The Moon as a climate-quality radiometric calibration reference
On-orbit calibration requirements for a space-based climate observing system include long-term sensor response stability and reliable inter-calibration of multiple sensors, both contemporaneous and in succession. The difficulties with achieving these for reflected solar wavelength instruments are well known. The Moon can be considered a diffuse reflector of sunlight, and its exceptional photometric stability has enabled development of a lunar radiometric reference, manifest as a model that is queried for the specific conditions of Moon observations. The lunar irradiance model developed by the Robotic Lunar Observatory (ROLO) project has adequate precision for sensor response temporal trending, but a climate-quality lunar reference will require at least an order of magnitude improvement in absolute accuracy. To redevelop the lunar calibration reference with sub-percent uncertainty and SI traceability requires collecting new, high-accuracy Moon characterization measurements. This paper describes specifications for such measurements, along with a conceptual framework for reconstructing the lunar reference using them. Three currently active NASA-sponsored projects have objectives to acquire measurements that can support a climate-quality lunar reference: air-LUSI, dedicated lunar spectral irradiance measurements from the NASA ER-2 high altitude aircraft; ARCSTONE, dedicated lunar spectral reflectance measurements from a small satellite; and Moon viewing opportunities by CLARREO Pathfinder from the International Space Station.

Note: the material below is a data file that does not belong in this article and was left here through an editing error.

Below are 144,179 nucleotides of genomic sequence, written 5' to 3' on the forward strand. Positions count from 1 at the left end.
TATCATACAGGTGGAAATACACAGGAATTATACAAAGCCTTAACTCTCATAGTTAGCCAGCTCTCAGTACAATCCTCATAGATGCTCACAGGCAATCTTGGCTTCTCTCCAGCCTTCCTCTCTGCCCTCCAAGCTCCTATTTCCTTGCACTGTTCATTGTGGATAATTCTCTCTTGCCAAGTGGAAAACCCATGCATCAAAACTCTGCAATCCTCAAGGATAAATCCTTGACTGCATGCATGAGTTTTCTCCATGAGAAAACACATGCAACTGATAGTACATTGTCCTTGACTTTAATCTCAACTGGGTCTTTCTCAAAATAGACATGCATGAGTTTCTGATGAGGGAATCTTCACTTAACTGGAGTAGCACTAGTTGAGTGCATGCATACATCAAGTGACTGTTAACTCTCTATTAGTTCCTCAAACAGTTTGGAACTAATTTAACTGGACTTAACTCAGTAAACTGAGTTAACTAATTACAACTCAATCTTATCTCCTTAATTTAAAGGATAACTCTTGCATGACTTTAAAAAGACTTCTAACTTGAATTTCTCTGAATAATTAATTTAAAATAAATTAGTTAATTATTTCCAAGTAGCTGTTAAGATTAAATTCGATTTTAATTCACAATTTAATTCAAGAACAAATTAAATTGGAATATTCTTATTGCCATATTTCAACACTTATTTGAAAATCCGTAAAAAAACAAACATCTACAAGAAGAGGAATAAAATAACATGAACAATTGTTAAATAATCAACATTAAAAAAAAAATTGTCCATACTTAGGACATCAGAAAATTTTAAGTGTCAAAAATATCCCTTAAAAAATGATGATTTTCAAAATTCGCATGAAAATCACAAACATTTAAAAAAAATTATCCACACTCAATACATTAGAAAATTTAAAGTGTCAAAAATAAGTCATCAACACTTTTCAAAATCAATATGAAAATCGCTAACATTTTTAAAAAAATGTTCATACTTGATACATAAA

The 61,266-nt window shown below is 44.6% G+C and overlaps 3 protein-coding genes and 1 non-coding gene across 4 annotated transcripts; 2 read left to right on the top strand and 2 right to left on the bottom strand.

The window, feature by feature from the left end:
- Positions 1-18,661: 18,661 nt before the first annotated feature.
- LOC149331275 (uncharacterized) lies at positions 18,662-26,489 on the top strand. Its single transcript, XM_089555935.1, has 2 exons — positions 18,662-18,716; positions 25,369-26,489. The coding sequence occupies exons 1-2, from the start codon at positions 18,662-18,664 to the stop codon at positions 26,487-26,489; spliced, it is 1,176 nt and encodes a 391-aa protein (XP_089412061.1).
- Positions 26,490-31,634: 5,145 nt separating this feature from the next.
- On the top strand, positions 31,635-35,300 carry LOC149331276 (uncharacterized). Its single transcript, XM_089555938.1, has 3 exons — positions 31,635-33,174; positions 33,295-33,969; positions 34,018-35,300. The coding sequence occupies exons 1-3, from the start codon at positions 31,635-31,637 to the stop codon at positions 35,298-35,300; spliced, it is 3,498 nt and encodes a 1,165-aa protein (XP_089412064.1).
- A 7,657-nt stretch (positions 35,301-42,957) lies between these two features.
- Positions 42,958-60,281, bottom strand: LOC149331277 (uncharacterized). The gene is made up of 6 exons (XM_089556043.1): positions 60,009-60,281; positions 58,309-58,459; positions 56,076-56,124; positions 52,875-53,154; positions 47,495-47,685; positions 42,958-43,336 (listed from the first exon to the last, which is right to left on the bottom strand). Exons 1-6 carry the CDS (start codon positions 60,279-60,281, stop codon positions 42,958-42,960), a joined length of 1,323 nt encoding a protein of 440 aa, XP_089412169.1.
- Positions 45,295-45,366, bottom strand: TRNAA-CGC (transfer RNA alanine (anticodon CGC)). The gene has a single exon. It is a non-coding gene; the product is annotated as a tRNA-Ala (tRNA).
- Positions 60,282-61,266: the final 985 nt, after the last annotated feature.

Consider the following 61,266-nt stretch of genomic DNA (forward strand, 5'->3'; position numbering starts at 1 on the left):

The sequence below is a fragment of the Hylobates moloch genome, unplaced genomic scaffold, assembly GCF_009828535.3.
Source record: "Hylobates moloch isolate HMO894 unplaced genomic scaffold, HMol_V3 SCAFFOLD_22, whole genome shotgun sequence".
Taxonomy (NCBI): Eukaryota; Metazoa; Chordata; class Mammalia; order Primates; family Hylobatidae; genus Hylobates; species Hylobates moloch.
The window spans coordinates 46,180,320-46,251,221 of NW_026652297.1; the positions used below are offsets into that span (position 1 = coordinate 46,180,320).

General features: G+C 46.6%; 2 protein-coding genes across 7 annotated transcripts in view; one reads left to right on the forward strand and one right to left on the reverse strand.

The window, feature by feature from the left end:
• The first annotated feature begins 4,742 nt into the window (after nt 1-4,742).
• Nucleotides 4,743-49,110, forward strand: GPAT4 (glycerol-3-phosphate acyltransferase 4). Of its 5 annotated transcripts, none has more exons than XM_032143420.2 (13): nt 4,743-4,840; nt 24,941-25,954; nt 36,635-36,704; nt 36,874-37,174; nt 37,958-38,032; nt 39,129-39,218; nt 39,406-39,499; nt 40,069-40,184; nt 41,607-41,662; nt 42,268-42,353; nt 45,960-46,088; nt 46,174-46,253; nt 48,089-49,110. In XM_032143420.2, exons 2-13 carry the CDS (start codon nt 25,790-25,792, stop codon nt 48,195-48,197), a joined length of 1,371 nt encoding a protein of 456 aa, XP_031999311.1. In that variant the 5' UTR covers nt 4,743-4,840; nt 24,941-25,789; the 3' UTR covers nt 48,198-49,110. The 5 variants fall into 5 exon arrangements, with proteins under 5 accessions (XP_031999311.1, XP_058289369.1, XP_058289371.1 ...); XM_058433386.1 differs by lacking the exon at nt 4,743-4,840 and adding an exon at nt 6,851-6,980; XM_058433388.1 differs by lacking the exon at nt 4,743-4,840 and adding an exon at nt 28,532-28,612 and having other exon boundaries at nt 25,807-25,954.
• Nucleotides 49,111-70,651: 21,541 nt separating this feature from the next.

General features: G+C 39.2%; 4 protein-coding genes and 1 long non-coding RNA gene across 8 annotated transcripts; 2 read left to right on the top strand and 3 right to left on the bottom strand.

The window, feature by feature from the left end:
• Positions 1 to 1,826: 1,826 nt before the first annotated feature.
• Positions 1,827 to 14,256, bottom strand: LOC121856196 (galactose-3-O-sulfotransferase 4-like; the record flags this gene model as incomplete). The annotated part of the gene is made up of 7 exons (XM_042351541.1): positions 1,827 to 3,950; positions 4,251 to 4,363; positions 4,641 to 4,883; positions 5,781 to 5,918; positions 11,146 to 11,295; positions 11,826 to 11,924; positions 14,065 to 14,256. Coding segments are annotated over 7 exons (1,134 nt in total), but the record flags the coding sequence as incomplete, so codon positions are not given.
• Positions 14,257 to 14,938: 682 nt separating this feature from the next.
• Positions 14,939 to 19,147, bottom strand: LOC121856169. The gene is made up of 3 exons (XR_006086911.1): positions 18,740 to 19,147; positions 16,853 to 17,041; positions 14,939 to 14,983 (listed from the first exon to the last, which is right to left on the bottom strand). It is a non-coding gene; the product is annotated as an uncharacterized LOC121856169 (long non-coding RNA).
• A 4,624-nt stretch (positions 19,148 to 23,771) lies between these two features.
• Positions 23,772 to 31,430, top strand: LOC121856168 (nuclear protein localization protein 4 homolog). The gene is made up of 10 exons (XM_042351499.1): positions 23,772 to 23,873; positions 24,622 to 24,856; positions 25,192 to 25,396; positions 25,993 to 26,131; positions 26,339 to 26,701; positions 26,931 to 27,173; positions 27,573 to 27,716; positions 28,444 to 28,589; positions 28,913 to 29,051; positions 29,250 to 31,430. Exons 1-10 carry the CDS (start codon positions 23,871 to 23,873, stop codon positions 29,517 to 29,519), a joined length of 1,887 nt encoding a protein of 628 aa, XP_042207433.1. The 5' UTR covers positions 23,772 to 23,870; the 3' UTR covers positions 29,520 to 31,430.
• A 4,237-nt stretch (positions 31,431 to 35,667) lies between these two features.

|The Moon as a climate-quality radiometric calibration reference
|Astrogeology Science Center
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